Clearly aware of the damaging effect that live sports streaming over challenged or overloaded networks can have on viewers, it's very likely the NFL is holding out until network infrastructure is addressed. The league doesn't want fans of America's game that are used to a broadcast TV viewing experience to be presented with anything less than that quality when checking out live streamed games elsewhere.
Show Fans the Money!
Operators far prefer to upgrade equipment and software at the ends of transmission facilities and at network hubs and junctions as it is quicker and less expensive that the massively disruptive process of digging up buried cables and wires or those strung along telephone poles.
What can network operators do to enhance and advance video streaming? Here are a few suggestions:
-Implement and expand encoding options. This enables the compression of video which helps transmit video using far less network bandwidth. The more efficient use of capacity sets the stage for additional efforts to optimize video delivery.
-Widely deploy Adaptive Bit Rate (ABR) technology across their networks. Software drives switching between coding options when needed to make the best use of available bandwidth to the consumer. It is designed largely to kill buffering and delay by sensing network congestion and "adapting" to available capacity during streaming. (You get the best picture available bandwidth can handle).
ABR streaming is popular as it works with older encoders and is not player-specific (Microsoft Windows, Adobe Flash, Apple QuickTime, etc.)
-Deploy Progressive Download technology. Video delivered using this approach is typically stored on the consumer's hard drive once it's received. The hard drive then plays the video. Live streamed video is not saved.
-Replace or upgrade access equipment in the home to deliver new and enhanced services. This includes set-top boxes, cable modems and wireless routing device, older versions of which contain little software brains and therefore support limited high speed networking capabilities. In some cases, software upgrades can stave off replacements.
-Invest in video optimization and analytics packages/services. When it comes to live streaming, being able to see what's going on with your content and takes corrective action if necessary is paramount to ensure a high quality viewing experience. Analytics can tell you how long the average viewer watched your live-streamed event be it a sporting event, concert, breaking news or a press conference event.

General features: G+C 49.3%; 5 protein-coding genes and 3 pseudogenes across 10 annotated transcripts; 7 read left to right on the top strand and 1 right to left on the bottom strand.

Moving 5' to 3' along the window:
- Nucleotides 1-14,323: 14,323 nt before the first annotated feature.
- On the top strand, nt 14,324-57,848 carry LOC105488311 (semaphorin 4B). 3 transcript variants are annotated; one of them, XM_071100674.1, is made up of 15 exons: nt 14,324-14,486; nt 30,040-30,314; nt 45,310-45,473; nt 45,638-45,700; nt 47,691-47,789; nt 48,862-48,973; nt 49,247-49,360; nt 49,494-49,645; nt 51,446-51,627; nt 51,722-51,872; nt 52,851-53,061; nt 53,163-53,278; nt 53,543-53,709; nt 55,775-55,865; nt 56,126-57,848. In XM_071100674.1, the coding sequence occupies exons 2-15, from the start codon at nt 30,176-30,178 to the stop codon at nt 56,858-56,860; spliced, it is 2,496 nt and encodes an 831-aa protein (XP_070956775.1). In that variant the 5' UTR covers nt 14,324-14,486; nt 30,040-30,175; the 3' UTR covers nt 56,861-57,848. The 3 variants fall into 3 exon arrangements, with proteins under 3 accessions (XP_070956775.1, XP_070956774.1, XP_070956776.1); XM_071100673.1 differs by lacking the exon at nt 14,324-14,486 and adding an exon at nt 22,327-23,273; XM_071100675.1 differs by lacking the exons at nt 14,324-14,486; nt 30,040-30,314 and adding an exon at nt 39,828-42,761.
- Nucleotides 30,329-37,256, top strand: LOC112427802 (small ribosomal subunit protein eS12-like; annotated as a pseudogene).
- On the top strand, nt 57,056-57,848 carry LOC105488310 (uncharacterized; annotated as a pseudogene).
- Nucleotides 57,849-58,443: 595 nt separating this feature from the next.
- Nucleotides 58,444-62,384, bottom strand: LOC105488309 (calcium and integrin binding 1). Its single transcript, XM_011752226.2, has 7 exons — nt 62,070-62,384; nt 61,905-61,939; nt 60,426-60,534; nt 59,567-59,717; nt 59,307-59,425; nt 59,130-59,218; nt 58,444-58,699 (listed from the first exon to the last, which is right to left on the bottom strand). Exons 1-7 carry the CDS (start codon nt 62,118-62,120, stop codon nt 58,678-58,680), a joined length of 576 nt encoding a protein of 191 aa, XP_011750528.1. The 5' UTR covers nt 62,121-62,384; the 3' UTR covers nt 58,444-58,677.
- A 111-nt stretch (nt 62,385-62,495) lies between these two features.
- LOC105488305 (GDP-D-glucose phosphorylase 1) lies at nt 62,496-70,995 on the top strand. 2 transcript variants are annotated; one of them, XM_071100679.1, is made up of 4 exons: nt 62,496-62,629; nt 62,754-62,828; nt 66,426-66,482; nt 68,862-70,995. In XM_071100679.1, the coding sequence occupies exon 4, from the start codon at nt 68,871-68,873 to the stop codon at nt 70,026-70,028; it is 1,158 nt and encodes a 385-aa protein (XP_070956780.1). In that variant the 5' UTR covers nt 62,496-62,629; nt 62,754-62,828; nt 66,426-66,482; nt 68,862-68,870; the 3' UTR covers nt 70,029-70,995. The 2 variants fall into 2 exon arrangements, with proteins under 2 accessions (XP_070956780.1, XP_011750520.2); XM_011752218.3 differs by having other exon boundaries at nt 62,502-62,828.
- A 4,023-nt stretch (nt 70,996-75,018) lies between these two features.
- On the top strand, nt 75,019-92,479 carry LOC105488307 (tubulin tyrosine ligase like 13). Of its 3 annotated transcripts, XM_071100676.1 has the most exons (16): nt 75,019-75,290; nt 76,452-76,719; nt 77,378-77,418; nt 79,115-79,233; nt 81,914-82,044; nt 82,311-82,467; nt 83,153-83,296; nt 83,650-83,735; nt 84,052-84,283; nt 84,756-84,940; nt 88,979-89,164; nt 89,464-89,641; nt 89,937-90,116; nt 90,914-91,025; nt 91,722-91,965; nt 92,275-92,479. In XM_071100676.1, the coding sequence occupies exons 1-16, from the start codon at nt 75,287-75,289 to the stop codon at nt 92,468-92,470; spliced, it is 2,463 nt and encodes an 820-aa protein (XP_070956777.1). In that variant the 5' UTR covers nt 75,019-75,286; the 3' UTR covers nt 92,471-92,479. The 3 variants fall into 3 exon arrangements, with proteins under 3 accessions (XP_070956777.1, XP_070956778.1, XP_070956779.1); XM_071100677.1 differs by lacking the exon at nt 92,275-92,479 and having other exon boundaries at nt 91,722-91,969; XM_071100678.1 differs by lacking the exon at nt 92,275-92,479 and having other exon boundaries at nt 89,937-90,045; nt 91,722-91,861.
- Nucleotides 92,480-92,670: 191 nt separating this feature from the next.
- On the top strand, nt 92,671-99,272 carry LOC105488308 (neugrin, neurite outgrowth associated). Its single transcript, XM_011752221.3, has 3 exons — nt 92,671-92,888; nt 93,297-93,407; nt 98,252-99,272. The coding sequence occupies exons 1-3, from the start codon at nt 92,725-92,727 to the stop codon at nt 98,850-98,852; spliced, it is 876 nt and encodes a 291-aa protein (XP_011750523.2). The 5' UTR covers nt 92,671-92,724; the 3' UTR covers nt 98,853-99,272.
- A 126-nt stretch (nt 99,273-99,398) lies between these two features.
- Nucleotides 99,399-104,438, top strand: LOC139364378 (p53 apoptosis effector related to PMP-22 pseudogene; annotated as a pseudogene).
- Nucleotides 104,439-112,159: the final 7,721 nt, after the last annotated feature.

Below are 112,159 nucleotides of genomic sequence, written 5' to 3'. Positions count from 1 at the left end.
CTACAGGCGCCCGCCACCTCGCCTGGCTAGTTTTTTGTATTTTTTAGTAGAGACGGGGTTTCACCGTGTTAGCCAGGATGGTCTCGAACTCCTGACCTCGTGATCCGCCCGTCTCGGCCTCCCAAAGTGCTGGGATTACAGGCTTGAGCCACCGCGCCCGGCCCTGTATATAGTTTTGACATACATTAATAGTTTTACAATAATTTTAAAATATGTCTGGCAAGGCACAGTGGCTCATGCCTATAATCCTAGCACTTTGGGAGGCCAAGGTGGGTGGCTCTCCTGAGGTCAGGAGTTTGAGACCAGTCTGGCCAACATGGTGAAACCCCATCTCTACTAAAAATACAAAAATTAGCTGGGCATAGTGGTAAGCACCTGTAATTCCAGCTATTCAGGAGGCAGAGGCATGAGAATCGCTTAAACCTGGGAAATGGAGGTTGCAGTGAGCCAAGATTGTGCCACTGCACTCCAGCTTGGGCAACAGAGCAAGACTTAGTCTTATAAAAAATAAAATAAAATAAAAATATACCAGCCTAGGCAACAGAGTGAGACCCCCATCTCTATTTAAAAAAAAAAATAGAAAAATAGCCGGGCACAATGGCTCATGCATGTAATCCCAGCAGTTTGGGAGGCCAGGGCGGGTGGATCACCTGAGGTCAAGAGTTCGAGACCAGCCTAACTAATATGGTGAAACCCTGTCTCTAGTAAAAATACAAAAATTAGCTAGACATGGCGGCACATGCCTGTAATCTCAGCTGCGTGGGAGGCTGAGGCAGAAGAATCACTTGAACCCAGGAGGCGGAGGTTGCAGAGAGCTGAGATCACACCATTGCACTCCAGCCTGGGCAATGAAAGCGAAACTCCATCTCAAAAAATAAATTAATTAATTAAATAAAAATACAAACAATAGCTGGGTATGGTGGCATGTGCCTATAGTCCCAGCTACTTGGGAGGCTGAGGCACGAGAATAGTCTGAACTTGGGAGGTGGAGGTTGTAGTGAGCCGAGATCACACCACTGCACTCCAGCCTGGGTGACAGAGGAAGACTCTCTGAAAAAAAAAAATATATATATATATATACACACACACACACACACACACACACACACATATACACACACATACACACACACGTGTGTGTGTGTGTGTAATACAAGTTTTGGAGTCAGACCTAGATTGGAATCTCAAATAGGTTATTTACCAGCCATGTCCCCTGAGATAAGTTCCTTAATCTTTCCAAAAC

Without these packages, which are available from Akamai and most all other content delivery networks (Level 3 Communications, Limelight Networks and Mirror Image Internet as well) live streamers are essentially flying blind. Some provide critical stats in real-time as well as detail-packed post-event reports. Numerous non-NFL sports groups and the TV networks that pay for the live streaming rights - ESPN, Turner Sports, etc. - have used these packages.
The Bottom Line - NETWORK STRONG?
While the rallying cries of TV/video viewers should be NETWORK STRONG! , the reality is that consumer complaints about problems and limitations caused by challenged networks probably continue to fall on deaf ears. The actual content owners, such as the NFL, can only press their partners to enhance and advance so much.
A case in point: Readers of this column have complained over the last several weeks about the problems facing today's network infrastructure and the need to address the issue now and head on.
Money talks and business is clearly all about the Benjamins. So until revenues are seriously threatened and or money-making opportunities demand more brains and brawn networking upgrades and investment, the race to extend and advance streaming video will be run at a slow pace with no winner in sight.
Bob Wallace is a technology journalist with over 30 years of experience explaining how new services, apps, consumer electronic devices and video sources are reshaping the world of communications as we know it. Wallace has specific expertise in explaining how and why advances in technology, media and entertainment redefine the way football fans interact with the league, teams, players and each other. He's the Founder of Fast Forward Thinking LLC.